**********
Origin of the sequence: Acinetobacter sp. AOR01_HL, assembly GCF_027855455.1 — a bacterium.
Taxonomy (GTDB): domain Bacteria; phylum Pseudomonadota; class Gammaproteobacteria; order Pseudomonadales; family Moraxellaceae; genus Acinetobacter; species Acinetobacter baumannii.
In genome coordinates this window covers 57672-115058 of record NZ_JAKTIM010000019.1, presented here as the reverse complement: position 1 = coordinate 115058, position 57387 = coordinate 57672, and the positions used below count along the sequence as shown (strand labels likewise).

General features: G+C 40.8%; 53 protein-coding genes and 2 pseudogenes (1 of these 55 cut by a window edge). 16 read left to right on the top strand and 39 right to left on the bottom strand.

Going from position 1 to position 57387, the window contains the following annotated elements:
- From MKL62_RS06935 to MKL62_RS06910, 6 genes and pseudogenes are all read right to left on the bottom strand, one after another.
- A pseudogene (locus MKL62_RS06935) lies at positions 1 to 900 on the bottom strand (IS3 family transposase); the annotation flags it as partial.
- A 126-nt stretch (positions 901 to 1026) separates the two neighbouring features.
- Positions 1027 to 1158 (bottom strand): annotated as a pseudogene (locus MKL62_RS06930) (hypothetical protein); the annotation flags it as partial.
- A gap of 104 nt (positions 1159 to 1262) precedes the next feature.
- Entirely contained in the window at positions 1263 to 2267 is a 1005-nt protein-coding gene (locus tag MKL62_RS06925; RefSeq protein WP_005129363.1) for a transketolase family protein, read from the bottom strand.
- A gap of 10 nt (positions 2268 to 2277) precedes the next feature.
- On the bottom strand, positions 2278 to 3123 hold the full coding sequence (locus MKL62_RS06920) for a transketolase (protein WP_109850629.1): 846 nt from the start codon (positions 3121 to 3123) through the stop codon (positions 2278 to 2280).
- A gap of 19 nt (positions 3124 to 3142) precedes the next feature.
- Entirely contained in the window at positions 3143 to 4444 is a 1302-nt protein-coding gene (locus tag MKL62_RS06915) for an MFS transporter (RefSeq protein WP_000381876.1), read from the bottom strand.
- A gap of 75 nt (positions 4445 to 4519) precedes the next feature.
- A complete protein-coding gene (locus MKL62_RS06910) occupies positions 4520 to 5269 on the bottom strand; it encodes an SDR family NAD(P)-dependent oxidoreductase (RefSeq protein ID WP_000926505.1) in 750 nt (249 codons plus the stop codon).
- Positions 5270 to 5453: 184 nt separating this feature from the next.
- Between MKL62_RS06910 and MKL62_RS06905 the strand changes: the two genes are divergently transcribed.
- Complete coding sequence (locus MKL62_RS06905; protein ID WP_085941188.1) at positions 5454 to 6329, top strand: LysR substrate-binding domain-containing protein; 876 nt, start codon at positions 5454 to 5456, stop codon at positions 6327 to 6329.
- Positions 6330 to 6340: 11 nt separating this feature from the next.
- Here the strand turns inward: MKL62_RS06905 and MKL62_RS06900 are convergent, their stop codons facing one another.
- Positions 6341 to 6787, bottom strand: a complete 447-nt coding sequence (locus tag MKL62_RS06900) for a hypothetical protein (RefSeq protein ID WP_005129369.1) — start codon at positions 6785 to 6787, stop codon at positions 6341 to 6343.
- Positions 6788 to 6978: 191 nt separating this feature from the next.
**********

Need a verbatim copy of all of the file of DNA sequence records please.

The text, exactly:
Origin of the sequence: Acinetobacter sp. AOR01_HL, assembly GCF_027855455.1 — a bacterium.
Taxonomy (GTDB): domain Bacteria; phylum Pseudomonadota; class Gammaproteobacteria; order Pseudomonadales; family Moraxellaceae; genus Acinetobacter; species Acinetobacter baumannii.
In genome coordinates this window covers 57672-115058 of record NZ_JAKTIM010000019.1, presented here as the reverse complement: position 1 = coordinate 115058, position 57387 = coordinate 57672, and the positions used below count along the sequence as shown (strand labels likewise).

General features: G+C 40.8%; 53 protein-coding genes and 2 pseudogenes (1 of these 55 cut by a window edge). 16 read left to right on the top strand and 39 right to left on the bottom strand.

Going from position 1 to position 57387, the window contains the following annotated elements:
- From MKL62_RS06935 to MKL62_RS06910, 6 genes and pseudogenes are all read right to left on the bottom strand, one after another.
- A pseudogene (locus MKL62_RS06935) lies at positions 1 to 900 on the bottom strand (IS3 family transposase); the annotation flags it as partial.
- A 126-nt stretch (positions 901 to 1026) separates the two neighbouring features.
- Positions 1027 to 1158 (bottom strand): annotated as a pseudogene (locus MKL62_RS06930) (hypothetical protein); the annotation flags it as partial.
- A gap of 104 nt (positions 1159 to 1262) precedes the next feature.
- Entirely contained in the window at positions 1263 to 2267 is a 1005-nt protein-coding gene (locus tag MKL62_RS06925; RefSeq protein WP_005129363.1) for a transketolase family protein, read from the bottom strand.
- A gap of 10 nt (positions 2268 to 2277) precedes the next feature.
- On the bottom strand, positions 2278 to 3123 hold the full coding sequence (locus MKL62_RS06920) for a transketolase (protein WP_109850629.1): 846 nt from the start codon (positions 3121 to 3123) through the stop codon (positions 2278 to 2280).
- A gap of 19 nt (positions 3124 to 3142) precedes the next feature.
- Entirely contained in the window at positions 3143 to 4444 is a 1302-nt protein-coding gene (locus tag MKL62_RS06915) for an MFS transporter (RefSeq protein WP_000381876.1), read from the bottom strand.
- A gap of 75 nt (positions 4445 to 4519) precedes the next feature.
- A complete protein-coding gene (locus MKL62_RS06910) occupies positions 4520 to 5269 on the bottom strand; it encodes an SDR family NAD(P)-dependent oxidoreductase (RefSeq protein ID WP_000926505.1) in 750 nt (249 codons plus the stop codon).
- Positions 5270 to 5453: 184 nt separating this feature from the next.
- Between MKL62_RS06910 and MKL62_RS06905 the strand changes: the two genes are divergently transcribed.
- Complete coding sequence (locus MKL62_RS06905; protein ID WP_085941188.1) at positions 5454 to 6329, top strand: LysR substrate-binding domain-containing protein; 876 nt, start codon at positions 5454 to 5456, stop codon at positions 6327 to 6329.
- Positions 6330 to 6340: 11 nt separating this feature from the next.
- Here the strand turns inward: MKL62_RS06905 and MKL62_RS06900 are convergent, their stop codons facing one another.
- Positions 6341 to 6787, bottom strand: a complete 447-nt coding sequence (locus tag MKL62_RS06900) for a hypothetical protein (RefSeq protein ID WP_005129369.1) — start codon at positions 6785 to 6787, stop codon at positions 6341 to 6343.
- Positions 6788 to 6978: 191 nt separating this feature from the next.